Over the years, the Japanese language has been called many things: inscrutably ambiguous, frustratingly vague and positively untranslatable.
But such pernicious accusations are about to be laid to rest once and for all.
The government of Japan, no less, is intent on demonstrating that just because some Japanese people don’t mean what they mean, it doesn’t mean they don’t mean business, if you get my meaning.
And if you don’t, then please read on.
All that has been lacking to date has been a dictionary which not only gives definitions but reveals the pleasant truth into the bargain. Now, the government is about to issue a startling new tome, “The Dictionary of All-Too-True Japanese Words and Phrases.” Here’s a preview of key words and phrases.
Utsukushii kuni. Literally, “beautiful country,” this term, actually, is replacing “Japan” as the official name of the nation. Abbreviated, the Land of the Rising Sun will soon be known as the U.K.
Seiken kotai. You may be told by native Japanese that this means “change of government or party,” but don’t believe it for a minute. Though, like the unicorn, seiken kotai has been described in detail, in fact it does not exist as anything other than a contentious philosophical concept. But using the term does lead people both in and outside Japan to believe that there is such a thing as a political opposition in Japan (see yato below), so it has “convenience value.”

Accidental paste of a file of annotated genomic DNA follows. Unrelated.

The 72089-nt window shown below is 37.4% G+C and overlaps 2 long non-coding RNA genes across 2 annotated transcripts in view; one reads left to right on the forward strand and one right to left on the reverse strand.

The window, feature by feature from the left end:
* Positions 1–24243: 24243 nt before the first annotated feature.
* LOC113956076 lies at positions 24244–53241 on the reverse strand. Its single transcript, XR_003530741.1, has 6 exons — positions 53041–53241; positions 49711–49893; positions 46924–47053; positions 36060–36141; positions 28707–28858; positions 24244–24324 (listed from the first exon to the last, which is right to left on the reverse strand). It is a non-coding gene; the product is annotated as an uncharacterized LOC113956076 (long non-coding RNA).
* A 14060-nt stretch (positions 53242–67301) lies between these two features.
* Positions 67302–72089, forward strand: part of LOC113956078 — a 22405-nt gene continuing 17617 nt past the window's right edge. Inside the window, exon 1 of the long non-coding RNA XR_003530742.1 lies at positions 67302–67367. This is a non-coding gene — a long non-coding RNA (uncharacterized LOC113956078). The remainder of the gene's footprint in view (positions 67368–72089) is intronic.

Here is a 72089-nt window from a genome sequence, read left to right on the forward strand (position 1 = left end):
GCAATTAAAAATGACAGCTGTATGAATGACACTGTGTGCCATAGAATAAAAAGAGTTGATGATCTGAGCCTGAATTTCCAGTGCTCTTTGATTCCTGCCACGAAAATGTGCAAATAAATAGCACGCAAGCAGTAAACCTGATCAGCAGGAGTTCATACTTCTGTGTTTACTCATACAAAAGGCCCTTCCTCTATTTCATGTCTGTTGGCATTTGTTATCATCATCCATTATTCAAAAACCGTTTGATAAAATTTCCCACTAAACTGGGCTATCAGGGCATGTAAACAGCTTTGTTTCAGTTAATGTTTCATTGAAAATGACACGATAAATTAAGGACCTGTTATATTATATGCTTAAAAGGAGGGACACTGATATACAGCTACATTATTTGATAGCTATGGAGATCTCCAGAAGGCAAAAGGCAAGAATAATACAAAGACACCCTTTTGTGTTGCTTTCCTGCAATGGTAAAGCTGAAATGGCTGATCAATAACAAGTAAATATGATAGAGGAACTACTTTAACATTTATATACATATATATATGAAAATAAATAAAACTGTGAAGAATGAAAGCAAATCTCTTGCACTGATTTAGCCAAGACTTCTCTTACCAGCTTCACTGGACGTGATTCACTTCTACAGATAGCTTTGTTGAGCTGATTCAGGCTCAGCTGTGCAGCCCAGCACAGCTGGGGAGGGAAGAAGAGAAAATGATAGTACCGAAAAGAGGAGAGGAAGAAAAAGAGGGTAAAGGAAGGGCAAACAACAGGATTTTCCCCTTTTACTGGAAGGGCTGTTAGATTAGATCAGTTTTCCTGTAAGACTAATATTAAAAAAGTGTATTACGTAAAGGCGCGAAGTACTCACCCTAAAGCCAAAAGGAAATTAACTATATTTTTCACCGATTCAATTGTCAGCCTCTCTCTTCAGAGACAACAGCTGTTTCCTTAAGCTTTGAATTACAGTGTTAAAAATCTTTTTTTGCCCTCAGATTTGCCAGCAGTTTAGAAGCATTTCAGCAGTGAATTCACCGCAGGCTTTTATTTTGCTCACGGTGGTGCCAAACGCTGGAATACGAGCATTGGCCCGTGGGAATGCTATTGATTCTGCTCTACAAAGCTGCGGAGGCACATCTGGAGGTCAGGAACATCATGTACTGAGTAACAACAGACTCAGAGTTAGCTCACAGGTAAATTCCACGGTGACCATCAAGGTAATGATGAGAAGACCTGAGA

Yato. Literally, “party in the field,” hence “opposition party,” but in actuality “party out of the field.” It is a little-known fact that the various opposition parties in Japan — including New Komeito, the Democratic Party of Japan and even the Communist Party — are clandestine branches of the Liberal Democratic Party (see Jiminto below) and are entirely funded and supported by the LDP. Some conservative members of the LDP have advocated bringing these “parties in the field” openly under the roof of the LDP, but they are more strategically useful if the myth of their independent existence is staunchly maintained.
Jiminto. This stands for “Liberal Democratic Party.” Set up with funding from the American CIA (“Capitalism’s Insurance Agency”) and given a boost by gold stolen from China by Japanese war criminals, this party that has monopolized power for more than half a century enjoys the unequivocal support of the Japanese people. As one LDP kuromaku (wirepuller) confessed recently, “We don’t have to rig elections like they do in Florida, because the Japanese people know we’re going to win anyway.”